Posted by: ROBERTA G | October 5, 2013 11:29 AM    Report this comment

the brindle color dog in the photo....what kind is it??? we found a stray exactly like it. Thx, rausha

Posted by: Unknown | October 4, 2013 7:21 AM    Report this comment

We live on 10 acres and have 2 fenced in areas in the backyard connected to the house (about 1 acre fenced for the dogs). On closing day a "crazy" neighbor called animal control and sent them to our house. She has also called 911 and sent them to our house. She painted on the road at the end of our long driveway 2/10 of a mile long "769 respect the neighborhood and quiet your kennel". My dogs sleep on a $9000.00 Ethan Allen leather sectional sofa never in a kennel and that is what I told the police when they showed up. We were at our vacation home for 2 weeks that first summer and my other neighbor emailed me to say the police were at my house. She had called 911 to report us for dogs barking and no one was home.....had not been there for 2 weeks! On one side I have the best neighbors in the world and we are close friends....have keys to each others' houses I take care of her horses and cats when she is away...her husband bush hogs a path through our woods for a walking trail. On the other side lives a nasty lunatic as a neighbor. Our dogs might bark at a deer or a heron fishing in our pond but they don't bark for long. We do have a lot of dogs....our own and foster dogs.....but we have plenty of room and they all live inside with us.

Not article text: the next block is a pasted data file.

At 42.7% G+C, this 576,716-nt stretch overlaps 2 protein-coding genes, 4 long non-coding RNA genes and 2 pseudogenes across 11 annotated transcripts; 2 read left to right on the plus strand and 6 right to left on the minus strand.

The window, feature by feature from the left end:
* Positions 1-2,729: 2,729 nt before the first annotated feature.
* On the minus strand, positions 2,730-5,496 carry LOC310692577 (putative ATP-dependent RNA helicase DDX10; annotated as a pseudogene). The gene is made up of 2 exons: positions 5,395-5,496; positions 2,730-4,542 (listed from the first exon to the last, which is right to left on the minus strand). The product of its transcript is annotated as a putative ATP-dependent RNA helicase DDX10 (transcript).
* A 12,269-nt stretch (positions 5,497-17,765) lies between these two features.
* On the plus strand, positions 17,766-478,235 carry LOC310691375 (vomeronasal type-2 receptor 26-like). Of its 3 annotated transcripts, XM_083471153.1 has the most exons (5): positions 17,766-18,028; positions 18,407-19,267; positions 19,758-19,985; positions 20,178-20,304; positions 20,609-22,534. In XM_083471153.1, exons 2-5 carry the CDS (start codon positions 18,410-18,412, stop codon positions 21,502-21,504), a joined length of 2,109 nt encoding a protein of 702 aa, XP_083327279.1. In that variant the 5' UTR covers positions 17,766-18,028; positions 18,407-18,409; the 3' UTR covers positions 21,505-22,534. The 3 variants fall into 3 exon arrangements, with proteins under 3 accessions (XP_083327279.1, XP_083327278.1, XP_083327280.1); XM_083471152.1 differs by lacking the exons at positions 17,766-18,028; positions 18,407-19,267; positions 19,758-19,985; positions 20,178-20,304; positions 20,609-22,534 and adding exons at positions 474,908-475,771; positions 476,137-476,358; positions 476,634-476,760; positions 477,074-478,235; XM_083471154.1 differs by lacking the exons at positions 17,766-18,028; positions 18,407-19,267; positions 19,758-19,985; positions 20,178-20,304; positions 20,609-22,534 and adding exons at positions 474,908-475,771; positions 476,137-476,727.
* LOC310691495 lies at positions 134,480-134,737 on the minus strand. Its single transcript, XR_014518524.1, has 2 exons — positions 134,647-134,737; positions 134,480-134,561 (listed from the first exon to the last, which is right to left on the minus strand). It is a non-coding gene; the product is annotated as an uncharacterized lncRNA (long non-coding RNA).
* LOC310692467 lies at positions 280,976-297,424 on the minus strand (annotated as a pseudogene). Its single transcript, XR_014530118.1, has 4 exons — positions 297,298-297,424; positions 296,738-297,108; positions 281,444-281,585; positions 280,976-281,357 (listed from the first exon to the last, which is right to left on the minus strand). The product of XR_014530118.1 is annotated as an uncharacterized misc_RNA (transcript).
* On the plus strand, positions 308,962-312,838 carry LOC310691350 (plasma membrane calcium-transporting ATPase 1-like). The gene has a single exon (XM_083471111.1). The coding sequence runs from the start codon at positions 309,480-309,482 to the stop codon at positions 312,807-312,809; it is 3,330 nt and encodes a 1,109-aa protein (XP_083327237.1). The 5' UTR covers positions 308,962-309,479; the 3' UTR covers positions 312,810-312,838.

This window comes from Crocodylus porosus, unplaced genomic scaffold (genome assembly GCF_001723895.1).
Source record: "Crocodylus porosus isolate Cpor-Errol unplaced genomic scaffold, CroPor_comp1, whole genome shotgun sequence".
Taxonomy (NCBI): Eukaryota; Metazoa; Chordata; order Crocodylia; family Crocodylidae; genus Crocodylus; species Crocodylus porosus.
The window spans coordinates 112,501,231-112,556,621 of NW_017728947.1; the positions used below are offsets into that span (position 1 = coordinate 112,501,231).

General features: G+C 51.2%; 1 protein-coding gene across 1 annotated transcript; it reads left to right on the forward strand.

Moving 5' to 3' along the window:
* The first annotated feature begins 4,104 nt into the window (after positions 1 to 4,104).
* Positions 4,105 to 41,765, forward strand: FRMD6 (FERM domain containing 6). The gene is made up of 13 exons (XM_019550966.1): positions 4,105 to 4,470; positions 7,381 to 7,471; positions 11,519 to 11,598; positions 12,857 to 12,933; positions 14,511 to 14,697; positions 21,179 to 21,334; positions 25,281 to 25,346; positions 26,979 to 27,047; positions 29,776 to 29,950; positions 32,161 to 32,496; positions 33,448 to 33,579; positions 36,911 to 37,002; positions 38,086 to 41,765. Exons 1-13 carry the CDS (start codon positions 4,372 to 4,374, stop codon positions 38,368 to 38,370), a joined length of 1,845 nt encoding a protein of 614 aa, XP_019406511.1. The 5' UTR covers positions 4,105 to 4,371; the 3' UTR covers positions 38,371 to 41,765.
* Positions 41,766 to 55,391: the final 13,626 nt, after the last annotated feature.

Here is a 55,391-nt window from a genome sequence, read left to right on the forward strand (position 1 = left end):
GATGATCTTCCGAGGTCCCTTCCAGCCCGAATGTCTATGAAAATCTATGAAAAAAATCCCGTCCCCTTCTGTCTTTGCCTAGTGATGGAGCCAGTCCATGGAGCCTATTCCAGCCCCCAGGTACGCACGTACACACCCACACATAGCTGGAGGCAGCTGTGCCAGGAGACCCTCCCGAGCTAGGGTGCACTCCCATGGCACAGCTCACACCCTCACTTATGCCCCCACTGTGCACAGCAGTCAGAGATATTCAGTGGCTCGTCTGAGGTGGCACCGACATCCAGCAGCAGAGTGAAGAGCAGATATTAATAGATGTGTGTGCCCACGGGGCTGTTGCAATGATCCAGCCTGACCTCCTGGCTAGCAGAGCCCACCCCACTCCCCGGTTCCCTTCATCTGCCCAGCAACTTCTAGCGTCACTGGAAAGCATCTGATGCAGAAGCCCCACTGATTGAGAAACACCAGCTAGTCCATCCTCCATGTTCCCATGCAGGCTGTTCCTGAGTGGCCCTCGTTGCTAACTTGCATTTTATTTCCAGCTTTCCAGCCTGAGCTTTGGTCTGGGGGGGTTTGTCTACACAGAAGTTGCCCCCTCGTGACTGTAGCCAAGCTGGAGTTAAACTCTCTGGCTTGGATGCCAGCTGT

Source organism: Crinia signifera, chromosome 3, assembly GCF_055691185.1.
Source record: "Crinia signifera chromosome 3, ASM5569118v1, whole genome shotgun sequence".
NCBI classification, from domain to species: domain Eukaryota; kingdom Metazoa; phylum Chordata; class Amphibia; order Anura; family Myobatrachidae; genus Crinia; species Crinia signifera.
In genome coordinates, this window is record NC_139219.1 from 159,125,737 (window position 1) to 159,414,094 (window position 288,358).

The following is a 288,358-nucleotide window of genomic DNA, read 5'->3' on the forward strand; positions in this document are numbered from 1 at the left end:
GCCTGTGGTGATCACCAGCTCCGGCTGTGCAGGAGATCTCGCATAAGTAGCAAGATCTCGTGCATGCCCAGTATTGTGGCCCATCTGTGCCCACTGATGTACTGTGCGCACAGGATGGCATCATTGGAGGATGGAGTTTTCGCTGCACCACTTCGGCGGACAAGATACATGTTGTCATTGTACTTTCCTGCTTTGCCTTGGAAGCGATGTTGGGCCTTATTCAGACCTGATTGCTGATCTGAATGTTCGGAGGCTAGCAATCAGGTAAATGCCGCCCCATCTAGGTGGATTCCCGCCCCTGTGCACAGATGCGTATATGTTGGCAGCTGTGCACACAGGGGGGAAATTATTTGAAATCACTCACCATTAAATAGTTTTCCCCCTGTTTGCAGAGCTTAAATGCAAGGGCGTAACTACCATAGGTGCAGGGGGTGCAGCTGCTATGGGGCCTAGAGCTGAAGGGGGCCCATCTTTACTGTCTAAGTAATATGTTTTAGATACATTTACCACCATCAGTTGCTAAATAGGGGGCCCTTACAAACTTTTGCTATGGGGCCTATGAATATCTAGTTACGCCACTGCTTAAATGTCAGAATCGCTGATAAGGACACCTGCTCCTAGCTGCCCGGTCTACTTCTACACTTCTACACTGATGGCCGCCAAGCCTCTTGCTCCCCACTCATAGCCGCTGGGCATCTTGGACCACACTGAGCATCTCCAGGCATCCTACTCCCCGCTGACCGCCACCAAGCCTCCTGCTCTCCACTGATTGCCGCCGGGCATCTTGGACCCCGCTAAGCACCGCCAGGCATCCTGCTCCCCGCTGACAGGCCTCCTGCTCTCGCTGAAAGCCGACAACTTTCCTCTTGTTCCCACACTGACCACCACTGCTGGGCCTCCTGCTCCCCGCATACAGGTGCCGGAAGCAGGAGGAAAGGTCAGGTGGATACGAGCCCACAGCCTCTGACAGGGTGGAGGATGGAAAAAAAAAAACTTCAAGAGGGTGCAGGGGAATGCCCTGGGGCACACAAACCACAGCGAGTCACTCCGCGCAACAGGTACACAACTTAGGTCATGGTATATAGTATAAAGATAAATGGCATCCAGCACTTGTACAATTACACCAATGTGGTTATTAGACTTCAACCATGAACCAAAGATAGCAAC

Posted by: Olivia | October 1, 2013 7:00 PM    Report this comment